startups

There have to be very few people in this world who haven’t heard the fables about overnight billionaires and their widely successful startups. To be quite honest, such examples do exist. In the majority of cases, though, forging a business empire takes years of dedicated work. And yet, a recent survey says that as much as 30% of startups fail during their first two years of existence.

Let’s take a look then at some of the measures you can take to ensure your startups survival in its very inception and give it a fighting chance in the years that follow.

Research your market

startups

Having a revolutionary product idea doesn’t necessarily ensure that the said product will find its way to the customers. In most of the cases, you will have to make some adjustments to make your portfolio more commercially viable. So before you take a leap of faith, research the needs of your target market, see if your product is capable of satisfying those needs, and check how the competition addresses the same problem. Once you have the results, look for the market voids you can exploit.

Cut the startup costs

startups

When stacked up, excessive costs can bury the businesses that haven’t quite yet established a reliable customer base. Do your best to cut these costs as much as possible. For instance, don’t try to flood the market with too many products. Instead, rely on safe bets to spearhead the way for the rest of the portfolio. Also, you can save a lot of money by offering your initial team equity contracts instead of full salaries. Outsourcing the positions which you will need only occasionally should be helpful as well.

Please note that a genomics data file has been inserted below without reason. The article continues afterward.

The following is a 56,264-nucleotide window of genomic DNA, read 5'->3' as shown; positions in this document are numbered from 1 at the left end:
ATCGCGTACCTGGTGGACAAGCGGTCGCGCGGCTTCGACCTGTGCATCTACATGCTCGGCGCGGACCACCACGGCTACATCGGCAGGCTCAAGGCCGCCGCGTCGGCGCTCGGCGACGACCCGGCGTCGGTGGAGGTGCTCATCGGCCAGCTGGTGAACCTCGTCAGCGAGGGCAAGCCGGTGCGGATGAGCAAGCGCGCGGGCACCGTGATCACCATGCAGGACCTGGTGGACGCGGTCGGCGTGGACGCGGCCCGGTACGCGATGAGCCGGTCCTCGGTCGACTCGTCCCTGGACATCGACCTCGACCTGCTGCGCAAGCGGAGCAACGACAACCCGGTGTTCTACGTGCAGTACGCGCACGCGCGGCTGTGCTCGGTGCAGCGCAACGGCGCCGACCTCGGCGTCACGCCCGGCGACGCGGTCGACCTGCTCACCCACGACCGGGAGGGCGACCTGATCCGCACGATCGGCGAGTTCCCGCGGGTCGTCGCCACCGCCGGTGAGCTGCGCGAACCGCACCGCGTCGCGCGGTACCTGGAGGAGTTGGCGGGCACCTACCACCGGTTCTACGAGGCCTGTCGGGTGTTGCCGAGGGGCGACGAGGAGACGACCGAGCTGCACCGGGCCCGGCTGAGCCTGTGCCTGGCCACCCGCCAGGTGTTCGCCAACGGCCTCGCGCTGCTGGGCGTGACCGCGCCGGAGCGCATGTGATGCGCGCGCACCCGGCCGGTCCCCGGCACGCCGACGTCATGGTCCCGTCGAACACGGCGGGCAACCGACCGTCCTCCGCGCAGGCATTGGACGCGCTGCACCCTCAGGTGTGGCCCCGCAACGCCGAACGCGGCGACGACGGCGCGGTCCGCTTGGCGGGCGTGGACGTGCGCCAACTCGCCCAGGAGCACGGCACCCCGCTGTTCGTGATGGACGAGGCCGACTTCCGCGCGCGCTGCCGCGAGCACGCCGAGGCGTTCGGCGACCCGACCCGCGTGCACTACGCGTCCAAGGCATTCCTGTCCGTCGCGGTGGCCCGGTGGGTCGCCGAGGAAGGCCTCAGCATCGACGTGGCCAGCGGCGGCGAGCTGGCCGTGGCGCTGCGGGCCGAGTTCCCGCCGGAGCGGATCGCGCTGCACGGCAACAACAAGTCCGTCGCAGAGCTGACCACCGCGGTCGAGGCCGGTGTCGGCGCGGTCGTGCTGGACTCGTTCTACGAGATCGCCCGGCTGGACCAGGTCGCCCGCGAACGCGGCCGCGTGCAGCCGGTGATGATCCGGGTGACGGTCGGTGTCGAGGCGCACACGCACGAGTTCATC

Create a disaster recovery plan

startups

Major disasters are no stranger to the world of startups. Their consequences are devastating. According to FEMA, 40% of small businesses never reopen after a disaster and an additional 25% fail within the next year. Therefore, don’t get too carried away when trying to make your premises frugal. Make sure you do all the necessary security checks, buy an adequate insurance policy and always have an experienced emergency electrician and other maintenance tradesmen on speed dial.

Create a productive work environment

Create a productive work environment

Your business will only be as successful as your employees are productive. Therefore, you should go out of the way to create a pleasant work environment and encourage active collaboration. However, these solid foundations won’t do the job alone. You will also need to establish streamlined routines and efficient work processes. These measures should be all-encompassing and range from the way your employees organize their emails to the very sales points.

Focus on the customers

Focus on the customers

Remember, your job is not to create a killer product or service. Your job is to find a meaningful way to help your customers. That is why all of your resources should be aimed at that simple goal. And we are not talking exclusively about your products or services. We are talking about the holistic philosophy behind all aspects of your business, ranging from marketing to customer service. Appearing as a friendly and customer-oriented company can also drastically help your branding.

Build a professional network

Build a professional network

To put it simply, the more people you know the better. Influential acquaintances can open the doors to more investors. Talking time to build a strong relationship with suppliers or other associated businesses can open up the possibilities of stronger cooperation, shared disaster strategies (when one business is down, both parties are talking losses) or even mutual marketing campaigns. Remember, cooperation is a two-way street; the more you give, the more you are going to receive in return.

These few tips should give you an idea of where your efforts during the first year of your entrepreneurial career should be. Of course, successfully running a business is an issue that goes way beyond the points we tried to make here. But, every job is easier once you lay solid foundations.

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